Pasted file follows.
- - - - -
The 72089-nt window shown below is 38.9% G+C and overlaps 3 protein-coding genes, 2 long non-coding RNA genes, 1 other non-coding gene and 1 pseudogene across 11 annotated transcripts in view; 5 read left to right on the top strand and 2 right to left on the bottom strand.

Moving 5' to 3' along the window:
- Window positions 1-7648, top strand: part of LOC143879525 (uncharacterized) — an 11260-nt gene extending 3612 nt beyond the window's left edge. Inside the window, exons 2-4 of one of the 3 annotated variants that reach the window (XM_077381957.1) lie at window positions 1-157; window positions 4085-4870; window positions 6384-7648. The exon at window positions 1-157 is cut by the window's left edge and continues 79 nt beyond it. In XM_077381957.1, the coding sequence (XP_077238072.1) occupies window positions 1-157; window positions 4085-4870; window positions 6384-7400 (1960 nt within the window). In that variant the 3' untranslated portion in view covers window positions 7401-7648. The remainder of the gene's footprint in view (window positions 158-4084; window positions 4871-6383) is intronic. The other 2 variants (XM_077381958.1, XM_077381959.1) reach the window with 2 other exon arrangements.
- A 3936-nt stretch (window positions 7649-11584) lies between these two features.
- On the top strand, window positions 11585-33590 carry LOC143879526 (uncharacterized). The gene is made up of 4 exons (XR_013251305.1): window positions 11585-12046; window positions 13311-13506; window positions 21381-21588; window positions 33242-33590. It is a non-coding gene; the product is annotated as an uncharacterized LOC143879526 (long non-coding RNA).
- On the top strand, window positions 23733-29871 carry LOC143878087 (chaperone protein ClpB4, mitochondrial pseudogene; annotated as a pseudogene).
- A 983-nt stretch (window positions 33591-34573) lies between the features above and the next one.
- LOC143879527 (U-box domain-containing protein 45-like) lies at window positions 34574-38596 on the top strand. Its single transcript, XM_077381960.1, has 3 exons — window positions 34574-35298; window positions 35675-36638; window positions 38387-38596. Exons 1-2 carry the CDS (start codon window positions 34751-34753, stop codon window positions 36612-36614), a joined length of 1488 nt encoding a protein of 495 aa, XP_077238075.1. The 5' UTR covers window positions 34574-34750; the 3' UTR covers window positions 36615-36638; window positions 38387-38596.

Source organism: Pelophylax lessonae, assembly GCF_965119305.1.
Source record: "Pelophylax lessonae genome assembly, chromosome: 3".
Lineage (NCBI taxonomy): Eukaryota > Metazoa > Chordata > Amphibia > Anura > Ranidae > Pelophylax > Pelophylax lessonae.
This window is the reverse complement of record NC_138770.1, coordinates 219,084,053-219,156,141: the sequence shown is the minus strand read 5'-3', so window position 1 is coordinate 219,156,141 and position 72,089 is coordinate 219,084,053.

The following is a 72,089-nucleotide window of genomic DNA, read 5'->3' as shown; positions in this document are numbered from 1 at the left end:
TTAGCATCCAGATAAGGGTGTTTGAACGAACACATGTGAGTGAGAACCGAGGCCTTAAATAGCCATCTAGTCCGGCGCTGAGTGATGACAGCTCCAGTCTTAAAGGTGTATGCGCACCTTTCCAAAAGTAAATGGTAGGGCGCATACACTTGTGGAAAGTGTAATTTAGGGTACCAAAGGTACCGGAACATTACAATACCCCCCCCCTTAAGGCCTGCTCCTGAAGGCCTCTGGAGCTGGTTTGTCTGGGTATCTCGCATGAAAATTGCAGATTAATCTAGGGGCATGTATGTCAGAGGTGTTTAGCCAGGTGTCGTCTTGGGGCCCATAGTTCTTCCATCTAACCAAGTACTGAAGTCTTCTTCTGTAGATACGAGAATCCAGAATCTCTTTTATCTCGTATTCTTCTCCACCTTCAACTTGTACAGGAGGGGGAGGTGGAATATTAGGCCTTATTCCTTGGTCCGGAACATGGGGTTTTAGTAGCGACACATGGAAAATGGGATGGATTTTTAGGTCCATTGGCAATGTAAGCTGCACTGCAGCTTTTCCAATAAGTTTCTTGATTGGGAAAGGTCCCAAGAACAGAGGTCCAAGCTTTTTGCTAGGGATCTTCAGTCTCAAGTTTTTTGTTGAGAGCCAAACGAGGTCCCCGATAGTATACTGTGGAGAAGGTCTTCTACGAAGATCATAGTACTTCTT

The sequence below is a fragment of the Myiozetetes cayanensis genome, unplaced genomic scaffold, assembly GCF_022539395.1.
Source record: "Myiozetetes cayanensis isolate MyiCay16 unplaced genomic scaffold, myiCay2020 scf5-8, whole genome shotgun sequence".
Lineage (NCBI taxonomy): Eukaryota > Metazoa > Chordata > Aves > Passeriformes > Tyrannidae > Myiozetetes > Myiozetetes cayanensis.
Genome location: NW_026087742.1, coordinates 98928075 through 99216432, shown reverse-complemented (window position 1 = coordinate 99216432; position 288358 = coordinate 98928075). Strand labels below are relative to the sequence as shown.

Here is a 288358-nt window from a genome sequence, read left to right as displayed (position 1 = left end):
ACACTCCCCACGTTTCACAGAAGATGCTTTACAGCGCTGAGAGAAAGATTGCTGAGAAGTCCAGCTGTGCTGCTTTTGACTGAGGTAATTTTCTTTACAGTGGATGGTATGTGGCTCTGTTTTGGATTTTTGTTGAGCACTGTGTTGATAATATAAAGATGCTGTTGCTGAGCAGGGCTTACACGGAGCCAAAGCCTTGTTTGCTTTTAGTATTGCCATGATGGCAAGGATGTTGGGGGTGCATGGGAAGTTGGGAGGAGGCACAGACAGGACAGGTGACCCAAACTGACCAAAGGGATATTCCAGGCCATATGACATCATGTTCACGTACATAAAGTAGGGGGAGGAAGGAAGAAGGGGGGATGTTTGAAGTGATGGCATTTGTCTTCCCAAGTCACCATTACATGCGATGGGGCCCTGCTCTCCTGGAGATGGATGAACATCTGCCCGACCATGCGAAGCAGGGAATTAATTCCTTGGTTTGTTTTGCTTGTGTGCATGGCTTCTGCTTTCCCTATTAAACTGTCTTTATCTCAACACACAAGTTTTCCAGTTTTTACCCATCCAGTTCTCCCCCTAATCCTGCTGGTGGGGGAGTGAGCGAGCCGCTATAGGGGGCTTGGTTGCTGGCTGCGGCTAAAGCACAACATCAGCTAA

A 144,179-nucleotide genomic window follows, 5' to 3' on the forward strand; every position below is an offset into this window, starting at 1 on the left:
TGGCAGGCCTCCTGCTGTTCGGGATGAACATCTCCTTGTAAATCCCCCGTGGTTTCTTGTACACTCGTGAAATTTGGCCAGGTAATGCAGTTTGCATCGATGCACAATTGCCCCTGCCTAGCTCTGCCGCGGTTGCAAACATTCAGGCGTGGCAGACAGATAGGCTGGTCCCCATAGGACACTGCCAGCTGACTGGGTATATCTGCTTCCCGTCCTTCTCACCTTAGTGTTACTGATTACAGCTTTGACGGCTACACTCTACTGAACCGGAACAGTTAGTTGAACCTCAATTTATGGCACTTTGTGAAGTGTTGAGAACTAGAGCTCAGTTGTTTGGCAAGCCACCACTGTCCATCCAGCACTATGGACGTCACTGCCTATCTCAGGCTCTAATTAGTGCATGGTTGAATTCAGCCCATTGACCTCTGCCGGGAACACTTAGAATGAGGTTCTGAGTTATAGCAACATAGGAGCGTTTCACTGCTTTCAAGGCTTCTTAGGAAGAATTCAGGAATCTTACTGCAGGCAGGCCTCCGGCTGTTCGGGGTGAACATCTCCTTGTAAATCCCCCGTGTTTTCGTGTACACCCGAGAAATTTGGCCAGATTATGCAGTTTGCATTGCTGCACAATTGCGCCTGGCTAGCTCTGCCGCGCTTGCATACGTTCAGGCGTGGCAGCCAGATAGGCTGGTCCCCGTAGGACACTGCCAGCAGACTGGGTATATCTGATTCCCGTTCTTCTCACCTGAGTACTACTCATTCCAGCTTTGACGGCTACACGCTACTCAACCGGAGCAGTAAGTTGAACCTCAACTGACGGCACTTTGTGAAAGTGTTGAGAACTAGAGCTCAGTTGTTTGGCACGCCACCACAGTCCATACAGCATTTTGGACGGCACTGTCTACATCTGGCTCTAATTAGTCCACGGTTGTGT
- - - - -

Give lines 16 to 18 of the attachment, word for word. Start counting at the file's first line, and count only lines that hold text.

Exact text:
Source record: "Myiozetetes cayanensis isolate MyiCay16 unplaced genomic scaffold, myiCay2020 scf5-8, whole genome shotgun sequence".
Lineage (NCBI taxonomy): Eukaryota > Metazoa > Chordata > Aves > Passeriformes > Tyrannidae > Myiozetetes > Myiozetetes cayanensis.
Genome location: NW_026087742.1, coordinates 98928075 through 99216432, shown reverse-complemented (window position 1 = coordinate 99216432; position 288358 = coordinate 98928075). Strand labels below are relative to the sequence as shown.